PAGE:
>Ring species are a biological complex that theoretically forms when an ancestral population extends its range around a geographic barrier and, despite low-level gene flow, differentiates until reproductive isolation exists when terminal populations come into secondary contact. Due to their rarity in nature, little is known about the biological factors that promote the formation of ring species.

>theoretically
>rarity in nature
>instability in ring species

Ring species are not real. See my previous post (>>17262)


>>
Anonymous 21/03/01(Mon)13:42 No. 17317 ID: 746924

>>17316
Using an article that starts by taking the existence of ring species as a fact to disprove ring species. Nice.

>>theoretically
What's theoretical is that specific mechanism by which ring species form. Ring species themselves are not hypothetical, they've been observed.
When trying to construct a counter-argument it helps to at least understand what the other person is saying.

>>rarity in nature
Rare things are obviously not non-existent.

>>instability in ring species
Only things that exist can be unstable.

>Ring species are not real.
You're writing this statement as if it was a conclusion that follows from the content of your post, when it really isn't.

>See my previous post (>>17262)
I've responded to it already and you've yet to answer some of my objections, which I assume means you can't. I don't know why you'd bring up something you can't defend.


>>
Anonymous 21/03/01(Mon)14:24 No. 17318 ID: 56af92

>>17316
>rarity in nature
It occurs infrequently

>Ring species are not real.
How can something that happens not happen...


>>
Anonymous 21/03/02(Tue)10:52 No. 17319 ID: 886a4a

>>17317
>>17318
This is some next level cope. You got utterly blown the fuck out and you have no argument left. Ring species are theoretical and not factual. If they were real then the salamanders in California wouldn’t be able to crossbreed. You can only resort to semantic mental gymnastics.


>>
Anonymous 21/03/02(Tue)12:58 No. 17320 ID: 746924

>>17319
>You got utterly blown the fuck out and you have no argument left.
You appear to be projecting.

>Ring species are theoretical and not factual.
You keep saying that and failing to provide any reason to think so. You do know that an assertion and an argument are not the same thing, right?


>>
Anonymous 21/03/02(Tue)14:26 No. 17321 ID: 6dab7d

>>17319
Still waiting on your theory.

Keep coping.


>>
Anonymous 21/03/02(Tue)18:55 No. 17323 ID: eda7d4
17323

File 16147077015.png - (109.50KB , 507x816 , wp_ss_20210302_0005.png )

Articles and media paint a completely false picture about science by being liars.


>>
Anonymous 21/03/03(Wed)04:36 No. 17324 ID: d7a1eb

>>17296
Anyone going to address this? Theists still cannot offer anything of use or value to this argument, and that will never change.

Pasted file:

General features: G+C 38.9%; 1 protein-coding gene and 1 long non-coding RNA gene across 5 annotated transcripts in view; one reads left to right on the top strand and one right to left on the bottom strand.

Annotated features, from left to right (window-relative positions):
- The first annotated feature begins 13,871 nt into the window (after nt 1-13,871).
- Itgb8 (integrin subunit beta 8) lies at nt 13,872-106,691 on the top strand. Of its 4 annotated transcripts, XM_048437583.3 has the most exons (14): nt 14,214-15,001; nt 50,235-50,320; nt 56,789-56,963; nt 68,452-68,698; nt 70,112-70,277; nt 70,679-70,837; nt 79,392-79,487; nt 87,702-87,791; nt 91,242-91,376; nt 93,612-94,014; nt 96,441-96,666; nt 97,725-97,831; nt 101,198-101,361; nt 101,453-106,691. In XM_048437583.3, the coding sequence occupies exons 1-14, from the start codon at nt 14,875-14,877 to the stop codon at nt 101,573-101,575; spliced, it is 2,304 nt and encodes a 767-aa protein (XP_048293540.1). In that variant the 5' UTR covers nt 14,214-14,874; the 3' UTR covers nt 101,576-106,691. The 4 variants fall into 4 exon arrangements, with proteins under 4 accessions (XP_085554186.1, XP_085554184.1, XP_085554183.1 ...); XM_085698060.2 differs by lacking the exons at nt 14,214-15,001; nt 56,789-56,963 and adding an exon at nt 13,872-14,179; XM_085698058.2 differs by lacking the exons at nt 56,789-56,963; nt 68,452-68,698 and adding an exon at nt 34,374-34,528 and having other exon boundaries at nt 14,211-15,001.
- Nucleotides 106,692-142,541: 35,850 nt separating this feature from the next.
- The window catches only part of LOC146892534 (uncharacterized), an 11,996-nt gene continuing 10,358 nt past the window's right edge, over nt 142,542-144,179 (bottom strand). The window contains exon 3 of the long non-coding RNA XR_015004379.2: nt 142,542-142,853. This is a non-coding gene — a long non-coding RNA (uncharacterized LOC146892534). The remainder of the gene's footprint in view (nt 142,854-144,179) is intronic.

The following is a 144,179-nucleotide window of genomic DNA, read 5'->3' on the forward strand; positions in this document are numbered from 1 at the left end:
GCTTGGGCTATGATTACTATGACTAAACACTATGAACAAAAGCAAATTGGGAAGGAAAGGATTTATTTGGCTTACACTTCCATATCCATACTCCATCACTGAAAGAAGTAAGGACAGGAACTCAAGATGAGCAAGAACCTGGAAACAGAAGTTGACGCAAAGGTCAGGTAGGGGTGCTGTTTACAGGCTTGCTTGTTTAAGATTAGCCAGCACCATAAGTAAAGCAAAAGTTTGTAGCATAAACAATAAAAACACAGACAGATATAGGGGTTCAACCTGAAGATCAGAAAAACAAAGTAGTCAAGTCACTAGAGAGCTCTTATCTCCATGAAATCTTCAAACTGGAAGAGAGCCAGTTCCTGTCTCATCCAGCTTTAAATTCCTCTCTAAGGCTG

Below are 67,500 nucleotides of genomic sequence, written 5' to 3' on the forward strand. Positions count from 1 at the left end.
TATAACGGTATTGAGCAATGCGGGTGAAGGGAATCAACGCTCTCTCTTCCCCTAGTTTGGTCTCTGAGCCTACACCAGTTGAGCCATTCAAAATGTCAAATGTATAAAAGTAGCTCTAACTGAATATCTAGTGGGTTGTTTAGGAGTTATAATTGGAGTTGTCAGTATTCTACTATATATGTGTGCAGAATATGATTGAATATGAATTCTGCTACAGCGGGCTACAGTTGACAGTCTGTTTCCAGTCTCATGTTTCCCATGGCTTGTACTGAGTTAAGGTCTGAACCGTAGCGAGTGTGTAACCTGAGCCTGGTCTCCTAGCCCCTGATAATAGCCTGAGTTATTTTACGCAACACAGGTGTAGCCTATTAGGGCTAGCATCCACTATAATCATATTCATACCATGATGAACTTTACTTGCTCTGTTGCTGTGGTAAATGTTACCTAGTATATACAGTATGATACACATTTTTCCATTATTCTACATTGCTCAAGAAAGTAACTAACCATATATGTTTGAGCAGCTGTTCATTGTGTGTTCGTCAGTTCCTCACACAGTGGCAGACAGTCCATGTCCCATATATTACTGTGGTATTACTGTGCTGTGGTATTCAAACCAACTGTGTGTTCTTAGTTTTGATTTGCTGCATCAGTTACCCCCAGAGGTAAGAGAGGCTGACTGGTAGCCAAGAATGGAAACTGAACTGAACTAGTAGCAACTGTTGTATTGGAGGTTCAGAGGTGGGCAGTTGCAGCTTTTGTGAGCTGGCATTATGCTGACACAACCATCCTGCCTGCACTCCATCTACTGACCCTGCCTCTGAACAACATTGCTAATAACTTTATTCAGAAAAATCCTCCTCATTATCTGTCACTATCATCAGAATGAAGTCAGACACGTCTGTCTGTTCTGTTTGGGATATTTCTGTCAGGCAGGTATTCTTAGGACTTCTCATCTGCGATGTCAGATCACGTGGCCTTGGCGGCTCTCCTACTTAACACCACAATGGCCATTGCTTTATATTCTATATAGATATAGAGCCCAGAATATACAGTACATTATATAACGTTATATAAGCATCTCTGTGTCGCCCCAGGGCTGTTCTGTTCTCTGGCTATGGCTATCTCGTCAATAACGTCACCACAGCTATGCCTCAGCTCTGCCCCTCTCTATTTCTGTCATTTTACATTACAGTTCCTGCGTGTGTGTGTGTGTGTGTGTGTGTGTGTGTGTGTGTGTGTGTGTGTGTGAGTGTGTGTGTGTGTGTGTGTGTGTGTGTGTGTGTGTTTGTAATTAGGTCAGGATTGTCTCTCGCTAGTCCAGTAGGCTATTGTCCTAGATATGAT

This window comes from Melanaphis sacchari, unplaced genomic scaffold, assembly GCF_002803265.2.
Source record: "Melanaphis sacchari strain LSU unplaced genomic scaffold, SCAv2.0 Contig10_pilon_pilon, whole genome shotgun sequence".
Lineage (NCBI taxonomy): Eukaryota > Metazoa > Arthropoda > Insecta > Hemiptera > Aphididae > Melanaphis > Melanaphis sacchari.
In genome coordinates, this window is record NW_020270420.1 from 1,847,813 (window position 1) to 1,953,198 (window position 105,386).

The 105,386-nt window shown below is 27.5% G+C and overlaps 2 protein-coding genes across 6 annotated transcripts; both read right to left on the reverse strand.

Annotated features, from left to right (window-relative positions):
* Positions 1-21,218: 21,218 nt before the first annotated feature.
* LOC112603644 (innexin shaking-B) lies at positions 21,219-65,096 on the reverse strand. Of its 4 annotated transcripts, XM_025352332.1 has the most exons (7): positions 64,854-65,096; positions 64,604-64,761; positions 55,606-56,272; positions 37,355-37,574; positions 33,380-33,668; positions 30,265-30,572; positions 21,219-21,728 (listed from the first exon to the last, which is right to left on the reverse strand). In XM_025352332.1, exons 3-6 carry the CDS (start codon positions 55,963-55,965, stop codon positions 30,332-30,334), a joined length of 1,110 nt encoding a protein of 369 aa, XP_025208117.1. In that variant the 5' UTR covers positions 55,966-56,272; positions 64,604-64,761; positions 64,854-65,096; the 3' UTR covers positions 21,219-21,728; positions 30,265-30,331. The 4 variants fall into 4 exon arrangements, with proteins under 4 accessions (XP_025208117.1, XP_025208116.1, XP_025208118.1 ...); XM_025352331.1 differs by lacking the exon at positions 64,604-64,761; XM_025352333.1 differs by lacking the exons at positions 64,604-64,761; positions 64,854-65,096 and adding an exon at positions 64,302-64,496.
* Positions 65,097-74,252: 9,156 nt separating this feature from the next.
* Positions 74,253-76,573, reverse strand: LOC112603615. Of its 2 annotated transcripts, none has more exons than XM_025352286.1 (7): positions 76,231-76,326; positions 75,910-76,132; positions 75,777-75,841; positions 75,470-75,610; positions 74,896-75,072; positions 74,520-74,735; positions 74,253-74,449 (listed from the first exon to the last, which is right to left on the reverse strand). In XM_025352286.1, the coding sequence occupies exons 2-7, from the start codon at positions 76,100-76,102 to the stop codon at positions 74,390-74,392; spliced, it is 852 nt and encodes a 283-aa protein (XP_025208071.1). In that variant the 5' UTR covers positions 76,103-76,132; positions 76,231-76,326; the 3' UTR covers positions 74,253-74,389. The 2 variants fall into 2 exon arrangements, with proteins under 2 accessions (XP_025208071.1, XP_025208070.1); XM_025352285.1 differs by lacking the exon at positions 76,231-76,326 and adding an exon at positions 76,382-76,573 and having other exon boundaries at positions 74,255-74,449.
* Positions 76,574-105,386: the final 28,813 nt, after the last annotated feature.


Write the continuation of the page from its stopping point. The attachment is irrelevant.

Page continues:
>>
Anonymous 21/03/03(Wed)13:04 No. 17325 ID: 747485

>>17316
How will fedoras ever recover?


>>
Anonymous 21/03/03(Wed)15:21 No. 17344 ID: 6dab7d

>>17325
Sorry, but who's the fedora in this situation?

The one making the false claim using evidence that proves him wrong or the one who believes said false claim?


>>
Anonymous 21/03/08(Mon)06:31 No. 17360 ID: a1767f

>>17325
https://onlinelibrary.wiley.com/doi/abs/10.1002/9780470015902.a0001751.pub4
>A ring species is a monophyletic group whose range has expanded around a geographic barrier producing a ring‐shaped distribution. Populations that make up the ring should be contiguous and without barriers to gene flow except at one location where two reproductively isolated populations co‐occur. Ring species that meet this definition provide an opportunity for studying how speciation occurs through the gradual accrual of differences leading to reproductive isolation. However, few if any of the species that have a ring‐shaped distribution meet these requirements. The most studied species, greenish warbler Phylloscopus trochiloides and Ensatina eschscholtzii salamanders, fail to exhibit all of the characteristics of a strict ring species.

>few, if any of the species that have a ring‐shaped distribution meet these requirements
>fail to exhibit all of the characteristics

They can't recover because their models are theoretical and not empirical. Ring species are not real.


>>
Anonymous 21/03/08(Mon)14:03 No. 17361 ID: c0e424

Youtube  >>17360
Fedora cope commencing in 3...2...1...


>>
Anonymous 21/03/08(Mon)14:56 No. 17362 ID: 746924

>>17360
https://www.researchgate.net/publication/225305399_The_Caribbean_slipper_spurge_Euphorbia_tithymaloides_The_first_example_of_a_ring_species_in_plants

>been documented convincingly in animals
>we present phylogenetic analyses of two nuclear gene regions from the Caribbean slipper spurge (Euphorbia tithymaloides) species complex that provide evidence that this group forms a ring species.


>>
Anonymous 21/03/08(Mon)17:19 No. 17363 ID: 6dab7d

>>17360
https://onlinelibrary.wiley.com/doi/abs/10.1002/9780470015902.a0001751.pub4
However, the study of species with ring distributions has provided information about the processes that cause population divergence through time, and the use of new genomics and modelling tools could provide valuable insights into how geographic speciation, with or without adaptive divergence, could occur.

>the study of species with ring distributions has provided information about the processes that cause population divergence through time
>population divergence through time
>evolution


>>
Anonymous 21/03/09(Tue)08:30 No. 17364 ID: 82a7fc

>>17363